Look to Price Charts for Answers

Many investors ignore price charts. Even those who are aware of them and sometimes use them tend to do so inconsistently. But in my humble opinion, to ignore price charts, especially in an uncertain market, is flirting with disaster.

Below, I offer simple guidelines to make sense of price charts, even if they’re loaded with indicators. If the current configuration of my favorite indicators is correct, we may be setting up for a significant move in the stock market.

Moving Averages

A moving average (MA) is a dynamic trend line which smooths out the price trend and stays current by its daily adjustment.

There are three generally accepted MAs on a daily price chart:

  • The 20-day MA – smooths out the short term trend (days);
  • The 50-day MA – measures the intermediate term trend (days to weeks); and
  • The 200-day MA – catalogs the long term trend (weeks to months).

Generally, when prices are above a moving average, they are considered to be in an uptrend. The opposite is true when they fall below these key indicators.

Bollinger Bands

These are the bands that form the price envelope above and below the 20-day moving average (green lines). They measure price volatility. Moreover, when they close in toward the MA they signal that volatility is decreasing and that a big move, up or down, is likely.

Note that the bands got closer together in July and October 2021, which preceded sizeable moves to the up side.

Equally important is the fact that when prices rise above the upper band or fall below the lower band, it signals that a trend reversal is likely. Note the price bounces in February and March of 2022, which followed prices falling outside the lower band.

Accumulation Distribution Indicator (ADI) and On Balance Volume (OBV)

These two indicators are measures of money flow with important differences. First the similarities:

  • Rising ADI and OBV signal money is flowing into a stock or index.
  • Falling ADI and OBV are signs that money is moving out.

Now the all-important differences between the two:

  • ADI is a better measure of short sellers behavior. When ADI is falling, it’s not just a sign of ongoing selling but also a sign that short sellers are active.
  • OBV is a reliable sign of the seriousness of active buyers.

When ADI is falling and OBV is rising, it’s often a sign that an important bottom may be nearing because short sellers are losing their effectiveness.


The Relative Strength Index (RSI) is a measure of the oversold or overbought status of a stock or an index. When the RSI falls below 30 it signals an oversold status. On the other side, an RSI reading above 70 means that the stock or index is overbought. A rising RSI is bullish while a falling RSI is a sign that investors are taking profits.

Rate of Change (ROC) is a momentum indicator. Generally, ROC behaves similarly to RSI except it is best used to gauge the general momentum of a trade. It’s best to pay attention to RSI when it changes direction.

Volume By Price

Volume By Price (VBP) has over time become my go-to decision maker indicator. That’s because these large bars on the left side of the price chart are hard to miss, and they catch my eye better than just about anything else.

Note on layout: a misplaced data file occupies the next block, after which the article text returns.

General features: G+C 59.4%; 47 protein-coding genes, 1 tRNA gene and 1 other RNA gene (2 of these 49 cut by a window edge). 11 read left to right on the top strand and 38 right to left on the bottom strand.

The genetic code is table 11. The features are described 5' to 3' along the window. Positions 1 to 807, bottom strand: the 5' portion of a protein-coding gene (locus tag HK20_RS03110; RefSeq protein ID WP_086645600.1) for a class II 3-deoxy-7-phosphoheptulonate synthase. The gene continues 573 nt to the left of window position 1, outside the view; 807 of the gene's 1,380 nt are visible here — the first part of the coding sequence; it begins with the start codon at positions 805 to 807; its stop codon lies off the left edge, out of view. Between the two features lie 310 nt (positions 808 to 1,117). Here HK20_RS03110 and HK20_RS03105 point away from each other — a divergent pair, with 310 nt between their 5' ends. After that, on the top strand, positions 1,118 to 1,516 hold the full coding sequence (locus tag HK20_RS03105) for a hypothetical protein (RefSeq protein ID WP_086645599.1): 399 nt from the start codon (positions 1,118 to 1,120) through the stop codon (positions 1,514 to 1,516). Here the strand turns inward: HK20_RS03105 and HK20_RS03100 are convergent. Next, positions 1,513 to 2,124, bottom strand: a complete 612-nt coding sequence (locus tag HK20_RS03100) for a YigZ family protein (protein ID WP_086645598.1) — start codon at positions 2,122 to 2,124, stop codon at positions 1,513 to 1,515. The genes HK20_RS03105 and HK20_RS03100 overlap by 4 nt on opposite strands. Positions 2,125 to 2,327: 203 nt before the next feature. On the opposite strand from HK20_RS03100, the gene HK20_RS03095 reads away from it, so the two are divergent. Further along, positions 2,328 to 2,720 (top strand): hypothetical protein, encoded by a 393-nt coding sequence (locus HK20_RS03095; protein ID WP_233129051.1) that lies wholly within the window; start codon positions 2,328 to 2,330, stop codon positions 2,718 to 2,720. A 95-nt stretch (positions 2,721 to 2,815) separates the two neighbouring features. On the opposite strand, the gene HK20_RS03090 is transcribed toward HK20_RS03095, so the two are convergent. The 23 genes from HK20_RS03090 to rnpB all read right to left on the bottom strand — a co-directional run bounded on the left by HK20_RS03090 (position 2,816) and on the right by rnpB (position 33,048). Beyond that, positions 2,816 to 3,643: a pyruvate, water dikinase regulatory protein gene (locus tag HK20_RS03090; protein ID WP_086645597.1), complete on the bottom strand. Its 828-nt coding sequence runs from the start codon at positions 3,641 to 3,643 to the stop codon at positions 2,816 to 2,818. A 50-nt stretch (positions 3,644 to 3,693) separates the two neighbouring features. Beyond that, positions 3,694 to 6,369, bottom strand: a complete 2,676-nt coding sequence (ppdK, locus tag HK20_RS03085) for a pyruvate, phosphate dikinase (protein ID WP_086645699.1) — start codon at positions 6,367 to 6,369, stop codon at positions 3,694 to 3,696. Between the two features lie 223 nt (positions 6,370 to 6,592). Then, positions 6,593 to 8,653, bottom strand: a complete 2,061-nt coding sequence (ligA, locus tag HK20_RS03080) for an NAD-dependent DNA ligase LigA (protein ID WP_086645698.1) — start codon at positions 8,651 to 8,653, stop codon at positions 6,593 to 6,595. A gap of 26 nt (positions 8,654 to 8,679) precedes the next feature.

This one’s pretty simple. The larger the bar, the more meaningful the price area is as a support level (where buyers come in) or as a resistance (where sellers take over).

Putting It All Together

Let’s look at this recent price chart of the S&P 500 relative to our indicators.

  • Moving Averages – The index was trading below its 20 and 200 day moving averages but slightly above its 50 day MA. This is a sign that the market is uncertain about the direction of prices over the next few days and the long term but that the intermediate trend may be favorable.
  • Bollinger Bands – The bands had been closing in on the 20-day moving average prior to the big move up in prices we saw on 4/19/22. Also note that as the bands shrunk in width the market was consolidating above the lower band. This is a sign that buyers are building position in expectations of higher prices and shows how prescient this indicator can be in predicting big moves in the market.
  • Accumulation Distribution – This indicator had been rising since February, a sign that short sellers were not very active in the market.
  • On Balance Volume – OBV had been flat to lower over the same period. This was a sign that although short sellers were not very active, neither were buyers taking meaningful positions. Together, these two indicators explain why the market was so twitchy during this period of time.
  • RSI – This indicator bottomed out in February and made a higher low in March when SPX made a lower low. This double bottom in RSI is usually a sign that the selling has climaxed and buyers can operate with lower risk. RSI having trouble near 50, however, suggests that there is still doubt in the market.
  • ROC – This gauge confirmed the bottom in RSI and the market but like RSI has been up and down. This generally trendless pattern also confirms indecision in the market.
  • Volume By Price – The biggest VBP bar on this chart corresponds to the 4500 price area on SPX. It is also where the 20, 50, and 200 day moving averages are clustered. And that is a sign that this is where the big action will take place.

Bottom Line

The stock market is still trying to figure out its next move. However, when all the indicators are taken together, it’s clear that whatever happens at the 4500 area for SPX will likely be the deciding factor.

From a decision making standpoint it’s crucial to monitor this key price area and then act accordingly once the market makes up its mind. In volatile markets, a detailed price chart analysis can be a very useful exercise.

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